Large protests are expected near President Trump’s rally in downtown Phoenix on Tuesday night, his first such event since he drew wide condemnation for his comments on the violence in Charlottesville, Va., this month.
The rally, scheduled for 7 p.m. local time at the Phoenix Convention Center, is Mr. Trump’s first visit as president to Arizona, where he made fiery remarks on a signature issue — immigration — during his election campaign last year.
The state is home to high-profile supporters of Mr. Trump, like Joe Arpaio, the former sheriff of Maricopa County who built a national reputation on his hard-line stance against undocumented immigrants and was recently convicted of criminal contempt of court. But it is also home to staunch critics of Mr. Trump, like Senators Jeff Flake and John McCain, both Republicans who have feuded openly with the president.
Amid the fallout from Mr. Trump’s assertion that “both sides” were to blame for the violent clashes in Charlottesville, and following the president’s suggestion that he could pardon Mr. Arpaio, Phoenix is bracing for throngs of protesters to come out in 100-degree heat.
Here are answers to some of the questions ahead of the event.
Who is planning to protest?
Several opposition rallies and marches have been planned, according to the Arizona Republic. By Tuesday, more than 3,900 people had indicated on Facebook that they would attend one event, Protest Trump Downtown Phoenix, across the street from the convention center. Another 2,700 said they planned to attend White Supremacy Will Not Be Pardoned, organized by the Puente Human Rights Movement.
Another rally, Never Again: Jews and Allies Against Hate, was planned by David Schapira, a Tempe city councilman, and State Senator Robert Meza for the State Capitol earlier in the afternoon. A church in Phoenix also scheduled a march from the convention center to the Capitol Tuesday evening.
Jeri Williams, the police chief in Phoenix, said in a statement that the department would have “maximum staffing” during the rally and was working “24/7” to prepare for it.
How are local officials responding?
The mayor of Phoenix, Greg Stanton, a Democrat, has urged Mr. Trump to delay his trip.
“America is hurting,” Mr. Stanton wrote Monday, in an opinion piece for the Washington Post. “And it is hurting largely because Trump has doused racial tensions with gasoline. With his planned visit to Phoenix on Tuesday, I fear the president may be looking to light a match.”
Gov. Doug Ducey, a Republican, was planning to greet Mr. Trump but not to attend the rally, according to the Arizona Republic.
Neither Mr. Flake nor Mr. McCain, both of whom last week tweeted about their apparent disapproval of Mr. Trump’s comments on Charlottesville, is expected to attend. Mr. Trump called Mr. Flake, who is up for re-election next year, “toxic,” and praised the senator’s primary opponent on Twitter last week. And, during the same news conference when he commented at length on Charlottesville, Mr. Trump took a jab at Mr. McCain, who derailed the Republican health care bill with a dramatic thumb-down vote on the Senate floor last month: “You mean Senator McCain who voted against us getting good health care?”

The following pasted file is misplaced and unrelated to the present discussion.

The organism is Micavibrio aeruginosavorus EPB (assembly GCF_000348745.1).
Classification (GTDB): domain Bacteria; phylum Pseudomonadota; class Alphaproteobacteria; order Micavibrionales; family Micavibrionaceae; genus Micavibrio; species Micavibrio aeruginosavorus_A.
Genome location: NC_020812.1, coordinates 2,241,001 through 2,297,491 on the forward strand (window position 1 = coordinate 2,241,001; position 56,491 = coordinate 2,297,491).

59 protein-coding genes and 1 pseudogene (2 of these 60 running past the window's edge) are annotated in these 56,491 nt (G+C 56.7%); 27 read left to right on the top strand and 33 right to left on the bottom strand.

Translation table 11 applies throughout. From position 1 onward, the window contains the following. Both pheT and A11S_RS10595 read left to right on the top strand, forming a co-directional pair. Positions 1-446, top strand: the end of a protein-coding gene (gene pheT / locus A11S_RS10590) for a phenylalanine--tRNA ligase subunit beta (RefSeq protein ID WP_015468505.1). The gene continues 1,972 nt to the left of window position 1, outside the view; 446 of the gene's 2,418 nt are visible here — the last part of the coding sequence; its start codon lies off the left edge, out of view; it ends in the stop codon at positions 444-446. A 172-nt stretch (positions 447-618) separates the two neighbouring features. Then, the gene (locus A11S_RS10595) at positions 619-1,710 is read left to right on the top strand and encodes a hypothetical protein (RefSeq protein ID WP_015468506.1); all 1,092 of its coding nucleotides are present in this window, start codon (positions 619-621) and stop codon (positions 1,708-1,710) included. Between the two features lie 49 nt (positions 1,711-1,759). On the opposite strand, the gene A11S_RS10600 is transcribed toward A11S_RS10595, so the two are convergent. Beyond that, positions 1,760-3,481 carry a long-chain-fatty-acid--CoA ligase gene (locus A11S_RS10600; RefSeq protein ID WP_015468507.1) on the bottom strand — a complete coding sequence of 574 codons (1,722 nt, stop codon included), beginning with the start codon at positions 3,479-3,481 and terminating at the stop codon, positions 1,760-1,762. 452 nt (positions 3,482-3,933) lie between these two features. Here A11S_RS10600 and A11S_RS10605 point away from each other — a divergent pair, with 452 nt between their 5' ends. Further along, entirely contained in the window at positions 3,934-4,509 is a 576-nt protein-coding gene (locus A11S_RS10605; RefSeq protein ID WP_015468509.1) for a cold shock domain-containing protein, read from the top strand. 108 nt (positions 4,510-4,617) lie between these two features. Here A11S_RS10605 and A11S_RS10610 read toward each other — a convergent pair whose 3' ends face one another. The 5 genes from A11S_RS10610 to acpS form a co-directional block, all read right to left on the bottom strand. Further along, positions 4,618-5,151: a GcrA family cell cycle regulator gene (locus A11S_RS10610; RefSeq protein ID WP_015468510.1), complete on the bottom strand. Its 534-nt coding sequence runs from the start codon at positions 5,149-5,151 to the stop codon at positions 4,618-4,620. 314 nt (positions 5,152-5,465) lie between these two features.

Is Mr. Trump going to pardon Mr. Arpaio?
Nothing has been officially announced. Mr. Trump has discussed a pardon for Mr. Arpaio, according to an associate of the president who spoke with The New York Times, and told a Fox News reporter that he was “seriously considering” it. But some of his advisers are concerned that such a move would add fuel to the firestorm surrounding the president’s recent comments about race and further divide the country.
Mr. Arpaio, who was ousted by voters in November, frequently employed anti-immigrant rhetoric and was one of Mr. Trump’s most loyal supporters on the campaign trail. Earlier this summer, a federal judge ruled Mr. Arpaio had committed a crime by refusing to stop detaining suspected undocumented immigrants despite a court order. He faces up to six months in prison and is to be sentenced in the fall.
Did Arizona vote for Mr. Trump?
Mr. Trump won Arizona somewhat narrowly, with 48.1 percent of the state’s vote compared with 44.6 percent won by Hillary Clinton. Republican presidential candidates have previously claimed the state with wider margins of victory — Mitt Romney won it by 10.1 percentage points in 2012, and Mr. McCain won by 8.8 points in 2008 — but the state has edged more Democratic as its Latino population has grown.